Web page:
But it’s beside the point. The rage is about power; Obama is pulling a coup d’etat on the Constitution, and people are properly fighting back.

August 15, 2009 @ 10:56 am #

And now that I’ve gotten a little deeper into the article, I want to slap Mr. Bartlett across the face with a tax code manual. The current recession is the result of the bursting of the housing bubble. The Bush administration saw it coming years in advance and attempted to address it, but were thwarted by Democrats in Congress aided by a minority of Republicans. The mechanics that led to the bubble were put in place decades before the Bush administration, by Carter and Clinton, possibly with some help from Milton Friedman, and lots of lesser players as well. The crooks at the head of Fannie and Freddie were Democrats, protected by Democrats, doing what Democrats do.

Bush certainly did plenty of things that helped the economy along in the wrong direction, and I have no problem blaming him for those. But to blame Bush for the current recession is something like blaming Robert E. Lee for the Civil War; he’s prominently involved, but the attempt to make him the cause is so obviously and completely off base that it can only be explained by personal animus.

August 15, 2009 @ 11:23 am #

I’ve found this blog interesting on the economics. I can’t honestly say I understand what’s going on – as a matter of fact, Denninger attributes it in large part to just plain law breaking and corruption. If you do a search on “prosecutions” (I think) on his blog, you’ll come up with some interesting articles.

There seem to be two major problems – first, laws are irrelevant if they’re not enforced, and second, prosecution is really difficult because of the knowlege level of the jury pools and the intricacies of the financial laws involved. In fact, I suspect that prosecutors themselves probably don’t have enough financial education to understand what should be prosecuted. From what he’s posted, it appears to me that Bernie Madoff _should_ have lots of company.


August 15, 2009 @ 11:57 am #

Here’s another financial blog (link below) I’ve been reading – again, trying to get a grip on what’s happening in the economy.


I can’t honestly tell you I understand what’s happening or what happened to cause the massive problems. The deficit spending is obviously one cause, and it seems to me that even worse is the fact that certain funds which were supposed to be “trust” funds – like social security and medicare – but instead have been placed in a status that allows Congress to use those funds for general budget expenses is even more of a problem. If businesses used the accounting practices being used by the Federal Government, their CFOs would be in jail. As it is, we not only have the deficit spending, but we’ve created obligations for the future based on “savings” accounts that have been or are being used for current working expenses.

So not only are our financial regulators allowing banks to perpetrate fraud, but the Federal government is doing the same thing.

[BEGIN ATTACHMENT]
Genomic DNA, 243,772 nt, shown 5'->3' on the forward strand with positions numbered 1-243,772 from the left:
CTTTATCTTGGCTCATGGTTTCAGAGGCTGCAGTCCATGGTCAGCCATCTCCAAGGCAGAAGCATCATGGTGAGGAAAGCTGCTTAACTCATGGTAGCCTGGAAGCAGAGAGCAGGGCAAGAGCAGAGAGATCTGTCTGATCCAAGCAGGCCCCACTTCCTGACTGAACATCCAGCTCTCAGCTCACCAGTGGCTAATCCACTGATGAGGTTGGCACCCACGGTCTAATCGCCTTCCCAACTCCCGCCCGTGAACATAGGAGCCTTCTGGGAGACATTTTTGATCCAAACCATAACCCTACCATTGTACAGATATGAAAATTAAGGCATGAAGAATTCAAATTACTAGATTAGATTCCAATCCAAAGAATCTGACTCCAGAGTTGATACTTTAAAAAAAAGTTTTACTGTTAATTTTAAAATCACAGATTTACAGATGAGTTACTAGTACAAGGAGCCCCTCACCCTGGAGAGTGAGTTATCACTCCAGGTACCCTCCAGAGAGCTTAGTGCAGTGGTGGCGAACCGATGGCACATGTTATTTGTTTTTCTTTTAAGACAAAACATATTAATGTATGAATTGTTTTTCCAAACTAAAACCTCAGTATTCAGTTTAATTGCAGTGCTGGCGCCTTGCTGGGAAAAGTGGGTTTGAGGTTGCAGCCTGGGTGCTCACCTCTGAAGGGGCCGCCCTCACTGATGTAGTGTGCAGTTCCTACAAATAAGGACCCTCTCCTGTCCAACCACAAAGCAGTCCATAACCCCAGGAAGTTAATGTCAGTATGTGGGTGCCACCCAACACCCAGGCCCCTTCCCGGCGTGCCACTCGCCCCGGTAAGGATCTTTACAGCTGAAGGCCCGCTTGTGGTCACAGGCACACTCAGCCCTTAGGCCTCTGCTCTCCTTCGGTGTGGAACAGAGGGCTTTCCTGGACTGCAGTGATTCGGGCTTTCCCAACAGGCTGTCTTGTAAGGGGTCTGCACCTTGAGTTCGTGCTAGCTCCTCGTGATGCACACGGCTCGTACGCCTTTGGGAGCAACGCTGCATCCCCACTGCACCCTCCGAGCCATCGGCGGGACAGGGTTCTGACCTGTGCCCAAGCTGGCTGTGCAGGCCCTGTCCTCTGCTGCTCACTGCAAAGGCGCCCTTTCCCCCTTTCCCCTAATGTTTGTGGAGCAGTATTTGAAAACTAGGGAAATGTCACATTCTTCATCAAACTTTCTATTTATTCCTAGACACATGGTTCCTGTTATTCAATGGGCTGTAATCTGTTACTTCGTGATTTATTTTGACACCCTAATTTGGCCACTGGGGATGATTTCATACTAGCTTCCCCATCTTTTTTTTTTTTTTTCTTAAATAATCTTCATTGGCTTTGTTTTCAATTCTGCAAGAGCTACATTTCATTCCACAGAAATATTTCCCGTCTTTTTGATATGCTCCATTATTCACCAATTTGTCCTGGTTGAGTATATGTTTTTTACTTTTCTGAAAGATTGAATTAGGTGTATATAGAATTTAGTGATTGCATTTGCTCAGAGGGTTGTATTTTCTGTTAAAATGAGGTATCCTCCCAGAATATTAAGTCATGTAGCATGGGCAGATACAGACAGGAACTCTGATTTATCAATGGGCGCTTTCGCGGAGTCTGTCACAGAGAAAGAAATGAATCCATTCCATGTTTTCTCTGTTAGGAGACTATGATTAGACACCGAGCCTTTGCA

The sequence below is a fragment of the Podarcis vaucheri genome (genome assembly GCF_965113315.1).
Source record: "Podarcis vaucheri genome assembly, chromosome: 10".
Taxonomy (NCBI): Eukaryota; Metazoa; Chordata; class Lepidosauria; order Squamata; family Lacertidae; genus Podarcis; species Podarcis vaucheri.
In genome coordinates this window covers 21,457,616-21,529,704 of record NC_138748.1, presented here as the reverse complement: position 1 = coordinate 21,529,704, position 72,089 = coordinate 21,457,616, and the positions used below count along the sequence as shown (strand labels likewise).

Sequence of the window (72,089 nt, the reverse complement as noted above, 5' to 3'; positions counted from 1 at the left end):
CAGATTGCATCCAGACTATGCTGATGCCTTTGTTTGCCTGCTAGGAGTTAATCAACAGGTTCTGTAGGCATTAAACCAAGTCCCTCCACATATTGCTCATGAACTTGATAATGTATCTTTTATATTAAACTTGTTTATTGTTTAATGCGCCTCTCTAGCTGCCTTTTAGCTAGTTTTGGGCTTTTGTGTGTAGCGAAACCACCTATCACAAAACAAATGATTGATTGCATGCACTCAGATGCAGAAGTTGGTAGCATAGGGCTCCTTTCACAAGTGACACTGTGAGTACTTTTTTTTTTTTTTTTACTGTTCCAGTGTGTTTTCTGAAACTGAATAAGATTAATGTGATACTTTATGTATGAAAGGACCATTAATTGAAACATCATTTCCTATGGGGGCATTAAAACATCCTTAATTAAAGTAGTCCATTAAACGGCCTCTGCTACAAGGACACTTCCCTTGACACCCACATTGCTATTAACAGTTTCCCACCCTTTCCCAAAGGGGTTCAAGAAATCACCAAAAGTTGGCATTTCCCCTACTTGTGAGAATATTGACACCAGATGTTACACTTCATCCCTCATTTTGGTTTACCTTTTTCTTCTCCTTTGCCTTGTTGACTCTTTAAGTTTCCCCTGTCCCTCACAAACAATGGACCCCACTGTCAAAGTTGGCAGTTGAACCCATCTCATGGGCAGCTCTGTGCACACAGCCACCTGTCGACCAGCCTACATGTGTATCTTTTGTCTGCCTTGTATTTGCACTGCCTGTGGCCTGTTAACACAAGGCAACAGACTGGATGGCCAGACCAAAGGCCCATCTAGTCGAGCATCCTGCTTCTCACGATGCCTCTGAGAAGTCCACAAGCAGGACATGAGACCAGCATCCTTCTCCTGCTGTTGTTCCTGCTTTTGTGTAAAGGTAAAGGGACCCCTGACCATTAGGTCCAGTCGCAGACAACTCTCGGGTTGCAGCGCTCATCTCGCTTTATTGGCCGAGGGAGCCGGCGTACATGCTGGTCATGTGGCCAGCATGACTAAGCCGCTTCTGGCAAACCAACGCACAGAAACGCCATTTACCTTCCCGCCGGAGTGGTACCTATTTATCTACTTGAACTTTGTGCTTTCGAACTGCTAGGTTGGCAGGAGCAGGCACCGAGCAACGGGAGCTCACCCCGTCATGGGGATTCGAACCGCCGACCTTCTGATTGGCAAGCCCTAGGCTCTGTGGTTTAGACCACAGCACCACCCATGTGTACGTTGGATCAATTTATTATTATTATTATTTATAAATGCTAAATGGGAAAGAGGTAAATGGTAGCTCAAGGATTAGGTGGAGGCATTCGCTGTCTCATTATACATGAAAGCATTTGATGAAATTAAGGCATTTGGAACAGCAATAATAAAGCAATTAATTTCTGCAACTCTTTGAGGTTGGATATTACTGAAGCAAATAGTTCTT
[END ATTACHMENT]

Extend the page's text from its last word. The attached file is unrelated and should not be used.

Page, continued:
Our gooses are cooked. (Our geese? are cooked???)

We’re in trouble. BIG trouble. All we need now is for the Chinese to succeed in getting the international currency switched to something other than the US dollar.

August 15, 2009 @ 2:10 pm #

Actually, SueK, you’d better hope the Chinese do succeed in getting the international currency switched away from the dollar. If they don’t, the world economy is going to collapse when the dollar collapses — as it is nearly certain to do. They’re not doing that out of spite or animosity, nor as a tactic to conquer, but simply to protect themselves.

The switch would not be bad for us in itself; the reason we speak of it with concern is that it indicates that the level of confidence in the dollar has fallen dramatically. This, in turn, will make it increasingly difficult for us to refinance our debt.

August 15, 2009 @ 4:16 pm #

>>If they don’t, the world economy is going to collapse when the dollar collapses>>

Hmmm. Still another thought to consider.

What makes you think that the world economy won’t collapse in any case?

What does “collapse” mean? (in a practical sense)

August 17, 2009 @ 12:13 pm #

“The Bush administration saw it coming years in advance and attempted to address it, but were thwarted by Democrats in Congress aided by a minority of Republicans.”

As I’ve said before, this would be far more believable if Bush wasn’t so quotable taking credit for the effort to expand home ownership:

“And so I let out a goal. I said over the next decade, we want there to be 5.5 million new minority homeowners.” Then Bush informed his listeners of what he’d helped to achieve: “Last year, we did a pretty good job. There’s now 809,000 new minority homeowners in America.”

August 18, 2009 @ 4:45 pm #

As I’ve said before, this would be far more believable if Bush wasn’t so quotable taking credit for the effort to expand home ownership:

This is a strange objection. The Bush administration’s efforts to rein in Fannie and Freddie are a matter of public record. Simply because a politician makes a boastful claim about his achievements, does not constitute sufficient reason to dismiss what actions that person took. Quite the contrary, in fact; we’re supposed to pay closer attention to what they do than to what they brag about. Unless, of course, it serves the goal of Bashing Bush to reverse the sensible course, in which case, of course, it is Much More Important to Bash Bush. This, from the objective and unbiased darkhorse.